He was the overnight messiah of Mexico’s hardcore political left, an instant symbol of empowerment and hope for millions of “campesinos” throughout Mexico. Shrouded in a ski mask, bandoleer belts of shotgun shells and a hip pistol, he had intense eyes and a voice that made him a sudden heartthrob for many Mexican women, from the pueblos to the affluent salons of Mexico City.
Thursday, the image was shattered.
Mexicans awoke Friday to a photograph of a round-faced, scraggly bearded son of a well-to-do furniture-store owner from the port town of Tampico.
Subcomandante Marcos, the spokesman and black-masked symbol of the peasant and Indian revolt for justice and equal rights in the southernmost state of Chiapas, was, in fact, Rafael Sebastian Guillen Vicente, Mexican President Ernesto Zedillo asserted on national television.
He was neither Indian nor peasant, but an upper-middle-class intellectual with graduate degrees who was raised with seven brothers and sisters by a furniture-store owner.
Marcos’ father, a prominent, softspoken local businessman, says he hasn’t seen nor heard from his 37-year-old son in nearly three years.
Around 5 a.m., hours after Zedillo revealed the identity of Marcos, as many as 4,000 troops set out for the vast jungle region near the Quatemanlen border, according to residents.
As the military helicopters and troops drove into the heart of rebel territory Friday, the guerrillas and their leader disappeared into the indigenous population.
Many of the 15,000 government troops stationed in the southern state of Chiapas also were apparently mobilizing.
By unmasking the man he identi fied as the charismatic leader of the Zapatista National Liberation Army late Thursday, Zedillo scored what analysts Friday called a coup de grace in the arena of propaganda.
Ill-armed and ill-manned, the Zapatistas were never seen as a serious military threat. Despite the enormous theater and human toll of their 12-day shooting war with the Mexican army, which left 145 people dead more than a year ago, many of the guerrillas only had wooden rifles.
Few shots have been fired in the conflict since a Jan. 10, 1994, ceasefire took effect. But Marcos had other weapons at his disposal: A computer and printer, video recorders, television sets and, by some accounts, access to a fax machine and satellite phone - all powered by modern generators.
He has spent the past year hosting national conventions of social activist groups, staging bizarre all-night interviews and news conferences and even hosting a nightlong dance fiesta to mark the first anniversary of his New Year’s Day uprising.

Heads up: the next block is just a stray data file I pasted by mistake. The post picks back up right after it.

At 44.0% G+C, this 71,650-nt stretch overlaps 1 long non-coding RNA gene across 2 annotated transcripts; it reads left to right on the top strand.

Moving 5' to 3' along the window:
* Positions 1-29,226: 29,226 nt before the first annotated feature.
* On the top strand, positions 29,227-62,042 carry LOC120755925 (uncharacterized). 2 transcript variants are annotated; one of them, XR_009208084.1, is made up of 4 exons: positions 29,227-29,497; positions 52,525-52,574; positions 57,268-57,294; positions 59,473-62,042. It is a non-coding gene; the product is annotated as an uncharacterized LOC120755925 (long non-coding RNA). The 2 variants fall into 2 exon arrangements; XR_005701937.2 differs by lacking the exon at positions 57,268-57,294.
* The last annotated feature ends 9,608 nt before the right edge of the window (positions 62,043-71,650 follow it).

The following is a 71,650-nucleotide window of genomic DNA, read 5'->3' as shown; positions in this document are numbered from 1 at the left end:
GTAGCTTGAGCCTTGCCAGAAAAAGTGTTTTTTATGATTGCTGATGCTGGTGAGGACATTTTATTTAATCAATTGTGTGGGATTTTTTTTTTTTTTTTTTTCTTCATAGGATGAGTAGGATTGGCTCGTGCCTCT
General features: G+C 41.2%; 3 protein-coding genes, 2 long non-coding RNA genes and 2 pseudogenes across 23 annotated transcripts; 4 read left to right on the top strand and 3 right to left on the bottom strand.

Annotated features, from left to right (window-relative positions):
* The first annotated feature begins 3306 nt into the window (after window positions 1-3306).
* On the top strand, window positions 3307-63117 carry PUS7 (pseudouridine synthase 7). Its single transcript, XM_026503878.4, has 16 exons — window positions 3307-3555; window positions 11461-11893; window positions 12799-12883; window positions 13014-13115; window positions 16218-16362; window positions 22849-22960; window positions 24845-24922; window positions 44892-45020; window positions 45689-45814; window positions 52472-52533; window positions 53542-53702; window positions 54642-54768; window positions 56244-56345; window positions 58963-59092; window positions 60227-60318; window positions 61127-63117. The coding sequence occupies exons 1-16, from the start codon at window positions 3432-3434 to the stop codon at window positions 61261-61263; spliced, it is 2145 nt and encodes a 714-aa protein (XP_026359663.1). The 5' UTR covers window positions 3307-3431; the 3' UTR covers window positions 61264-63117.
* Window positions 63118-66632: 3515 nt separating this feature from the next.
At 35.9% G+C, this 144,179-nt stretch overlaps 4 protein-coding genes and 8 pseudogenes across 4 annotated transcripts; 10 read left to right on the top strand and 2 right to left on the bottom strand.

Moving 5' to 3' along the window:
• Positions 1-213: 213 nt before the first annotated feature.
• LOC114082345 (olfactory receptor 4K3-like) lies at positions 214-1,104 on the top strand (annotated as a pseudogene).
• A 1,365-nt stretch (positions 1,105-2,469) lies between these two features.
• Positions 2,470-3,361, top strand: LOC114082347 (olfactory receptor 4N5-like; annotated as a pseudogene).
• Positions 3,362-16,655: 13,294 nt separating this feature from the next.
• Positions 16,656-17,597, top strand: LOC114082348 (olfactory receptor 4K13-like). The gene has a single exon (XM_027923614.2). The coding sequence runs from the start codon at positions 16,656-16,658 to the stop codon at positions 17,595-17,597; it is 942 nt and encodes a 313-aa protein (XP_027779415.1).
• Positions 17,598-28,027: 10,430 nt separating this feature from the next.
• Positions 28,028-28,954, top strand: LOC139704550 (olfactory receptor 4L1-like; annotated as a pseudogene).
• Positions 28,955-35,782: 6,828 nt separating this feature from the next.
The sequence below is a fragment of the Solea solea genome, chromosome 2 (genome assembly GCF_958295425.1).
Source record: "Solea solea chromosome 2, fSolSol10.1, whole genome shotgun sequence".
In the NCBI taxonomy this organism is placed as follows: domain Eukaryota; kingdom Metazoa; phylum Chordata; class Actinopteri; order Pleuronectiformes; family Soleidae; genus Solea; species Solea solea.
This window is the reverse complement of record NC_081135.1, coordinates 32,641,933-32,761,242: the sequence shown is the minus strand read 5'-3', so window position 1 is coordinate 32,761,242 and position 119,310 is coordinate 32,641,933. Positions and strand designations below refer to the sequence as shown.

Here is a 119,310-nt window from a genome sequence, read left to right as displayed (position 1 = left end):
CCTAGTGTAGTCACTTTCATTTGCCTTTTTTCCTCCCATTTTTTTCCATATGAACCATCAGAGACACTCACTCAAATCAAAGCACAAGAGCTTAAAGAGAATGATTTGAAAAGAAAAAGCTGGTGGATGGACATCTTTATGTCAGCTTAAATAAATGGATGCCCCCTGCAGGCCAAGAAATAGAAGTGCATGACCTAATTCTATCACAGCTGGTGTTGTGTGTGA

According to a biography released by federal prosecutors late Thursday, and confirmed in interviews with Guillen Vicente’s family, friends and former classmates, the man the government identified as Marcos was born June 19, 1957, in a well-to-do neighborhood of Tampico.
Family friends remember that he and his brothers and sisters all excelled in school, adding to a family reputation earned by their father, who owned the city’s best-known furniture outlet.
As a boy, Guillen studied at the Cultural Institute of Tampico, a Jesuit school. From there he went to the Technological Institute of Advance Studies in Guadalajara and later to the National Autonomous University in Mexico City, where he graduated with honors.
The last school he attended was The Sorbonne in Paris, where he earned a master’s degree in philosophy, his brother Hector Guillen said.
“We didn’t see much of him after that,” he said.
Published reports Friday indicated Guillen Vicente went to the Nicaraguan capital of Managua, where he had his first direct contact with the Sandinista forces. Government sources said he returned to Mexico in the late 1980s to lay the foundations for the future Zapatista National Liberation Army.
In the year that Marcos has held court for television networks, radio stations, newspapers and magazines from around the world, he has cast himself as mercurial, committed, always comic, clearly cosmopolitan but increasingly off-color and sometimes utterly bizarre.
Beginning several months after he and the Mexican army declared unilateral cease-fires, Marcos’ comments and behavior showed him to be a character far more colorful yet confounding than the steel-eyed guerrilla commander most Mexicans came to know through his official communiques and their television screens.
Invariably, Marcos appeared in a jungle clearing in the middle of the night to meet a handful of reporters who had waited an average of a week to see him.
His ever-present pipe in hand, Marcos joked, rambled and cajoled so frequently that most journalists and many residents in Chiapas nicknamed him “Subcomedian Marcos.”
Through those interviews, Marcos maintained that he had spent the past decade living in the jungle, that he had formed the Zapatistas with three indigenous Mexicans and two other descendants of Spaniards in 1984, and that the movement grew rapidly beginning in the early 1990s, when radical government economic reforms enriched a handful of Mexicans in the cities while leaving many peasants and Indians behind.
It was when Marcos was asked about his personal life that the rhetoric of a revolutionary gave way to fanciful ramblings that entertained some and offended others.
Speaking in excellent English, Marcos regaled a group of journalists last March with tales of jobs around the United States, including as a Santa Barbara, Calif., cabdriver, in a San Francisco sex shop and in a New Orleans massage parlor.
“I worked in Aspen (Colo.); that’s where I got the ski mask …” he said. “In Dallas, I provided security for the Dallas Cowboy Cheerleaders. In Hollywood, I got an Oscar. I played the kid in `Kramer Against Kramer.”’